Elisabeth C. Miller Library logo Miller Library Home UW Botanic Gardens Home UW Botanic Gardens Home book graphic

3501 NE 41st Street, Seattle, WA 98195 | (206) 543 0415 | Open Monday Noon-8; Tuesday - Friday 9-5; Saturday 9-3

Gardening Answers Knowledgebase


Knowledgebase record #15


Garden Tool A common question gardeners have is when to prune. "When the shears are sharp!" is the often-heard answer. In reality there are a few timing guidelines that do matter.

First of all, certain trees are known to "bleed" when pruned while the sap is rising in late winter and early spring. Maples, dogwoods, birch, elm, walnut and honey locust are the most common.
Bleeding usually won't hurt the tree, but the pruning cuts are slower to heal which may leave susceptible trees vulnerable to infection. These trees should be pruned right after leaves fall off in autumn.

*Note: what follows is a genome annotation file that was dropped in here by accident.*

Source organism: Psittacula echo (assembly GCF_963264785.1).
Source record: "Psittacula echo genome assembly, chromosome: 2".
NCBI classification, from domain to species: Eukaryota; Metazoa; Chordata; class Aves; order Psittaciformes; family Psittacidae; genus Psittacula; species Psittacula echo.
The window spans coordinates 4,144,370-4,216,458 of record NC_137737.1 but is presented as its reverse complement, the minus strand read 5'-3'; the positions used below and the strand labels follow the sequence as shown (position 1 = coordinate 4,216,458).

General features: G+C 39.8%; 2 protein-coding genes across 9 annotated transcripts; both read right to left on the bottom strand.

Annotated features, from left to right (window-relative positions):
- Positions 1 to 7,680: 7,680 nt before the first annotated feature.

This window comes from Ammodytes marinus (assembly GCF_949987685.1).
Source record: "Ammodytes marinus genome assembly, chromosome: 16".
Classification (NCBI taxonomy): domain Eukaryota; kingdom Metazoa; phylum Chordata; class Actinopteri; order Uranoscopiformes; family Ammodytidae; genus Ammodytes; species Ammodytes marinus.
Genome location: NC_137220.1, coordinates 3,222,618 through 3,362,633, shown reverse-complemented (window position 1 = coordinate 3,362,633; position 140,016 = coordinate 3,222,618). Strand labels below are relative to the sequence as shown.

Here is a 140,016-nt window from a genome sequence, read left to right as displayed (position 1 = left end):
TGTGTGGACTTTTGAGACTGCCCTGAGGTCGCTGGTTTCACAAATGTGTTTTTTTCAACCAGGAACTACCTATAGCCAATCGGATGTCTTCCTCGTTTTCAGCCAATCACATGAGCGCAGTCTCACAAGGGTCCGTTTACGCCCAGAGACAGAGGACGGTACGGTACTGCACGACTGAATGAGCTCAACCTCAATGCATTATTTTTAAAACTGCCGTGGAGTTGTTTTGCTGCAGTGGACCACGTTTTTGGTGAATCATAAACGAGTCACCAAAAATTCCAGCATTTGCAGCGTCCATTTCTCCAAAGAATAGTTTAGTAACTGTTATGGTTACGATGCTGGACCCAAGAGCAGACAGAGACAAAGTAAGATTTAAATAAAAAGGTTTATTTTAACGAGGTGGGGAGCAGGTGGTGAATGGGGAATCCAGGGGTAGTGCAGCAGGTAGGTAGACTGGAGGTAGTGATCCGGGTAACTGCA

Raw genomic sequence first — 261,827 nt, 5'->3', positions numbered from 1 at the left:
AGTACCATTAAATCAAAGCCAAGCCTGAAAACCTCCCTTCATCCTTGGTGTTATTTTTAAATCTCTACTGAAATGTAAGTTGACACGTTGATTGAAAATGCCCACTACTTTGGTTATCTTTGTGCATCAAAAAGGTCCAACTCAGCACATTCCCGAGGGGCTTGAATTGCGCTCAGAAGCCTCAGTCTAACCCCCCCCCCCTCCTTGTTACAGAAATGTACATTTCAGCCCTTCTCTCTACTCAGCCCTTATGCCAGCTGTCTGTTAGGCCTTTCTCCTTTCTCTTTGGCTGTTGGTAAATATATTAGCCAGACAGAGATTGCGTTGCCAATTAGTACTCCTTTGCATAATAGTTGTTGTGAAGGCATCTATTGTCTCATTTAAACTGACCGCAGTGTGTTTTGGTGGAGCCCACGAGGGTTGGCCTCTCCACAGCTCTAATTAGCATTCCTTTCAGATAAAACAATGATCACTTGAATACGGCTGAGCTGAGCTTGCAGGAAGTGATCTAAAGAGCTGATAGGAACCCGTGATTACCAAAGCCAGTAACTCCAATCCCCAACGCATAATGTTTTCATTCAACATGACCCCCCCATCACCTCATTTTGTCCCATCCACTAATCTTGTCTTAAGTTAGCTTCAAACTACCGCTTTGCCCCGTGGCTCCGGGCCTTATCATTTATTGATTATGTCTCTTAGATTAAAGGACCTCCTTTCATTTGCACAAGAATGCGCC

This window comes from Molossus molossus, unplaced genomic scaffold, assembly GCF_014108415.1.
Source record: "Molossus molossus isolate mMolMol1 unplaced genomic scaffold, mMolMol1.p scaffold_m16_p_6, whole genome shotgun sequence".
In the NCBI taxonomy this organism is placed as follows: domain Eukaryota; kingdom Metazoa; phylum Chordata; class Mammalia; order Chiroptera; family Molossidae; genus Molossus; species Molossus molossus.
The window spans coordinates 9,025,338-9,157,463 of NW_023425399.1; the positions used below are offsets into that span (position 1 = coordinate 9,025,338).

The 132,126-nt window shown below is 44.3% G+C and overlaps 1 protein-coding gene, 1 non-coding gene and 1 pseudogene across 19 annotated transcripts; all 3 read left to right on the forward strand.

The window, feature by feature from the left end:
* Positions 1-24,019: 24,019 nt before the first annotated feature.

Cherry trees are at risk from the destructive cherry bark tortrix. The tortrix is attracted to fresh pruning cuts, so cherry trees should not be pruned between May and August when the tortrix is active.

Spring flowering shrubs should be pruned immediately after flowering so that the new growth has time to form next year's flower buds. Summer flowering shrubs may be pruned in winter because flowers are formed on this season's growth.

Pruning resources online:

Keywords Prunus, Pruning, Juglans, Gleditsia, Cornus, Birch
Season All Season
Created Date 2007-05-17

Need an answer to your gardening question? Ask us directly!

Browse keywords or Search Again:

Keyword Search

We are continually adding new questions, so be sure to keep coming back.

June 24 2013 13:17:10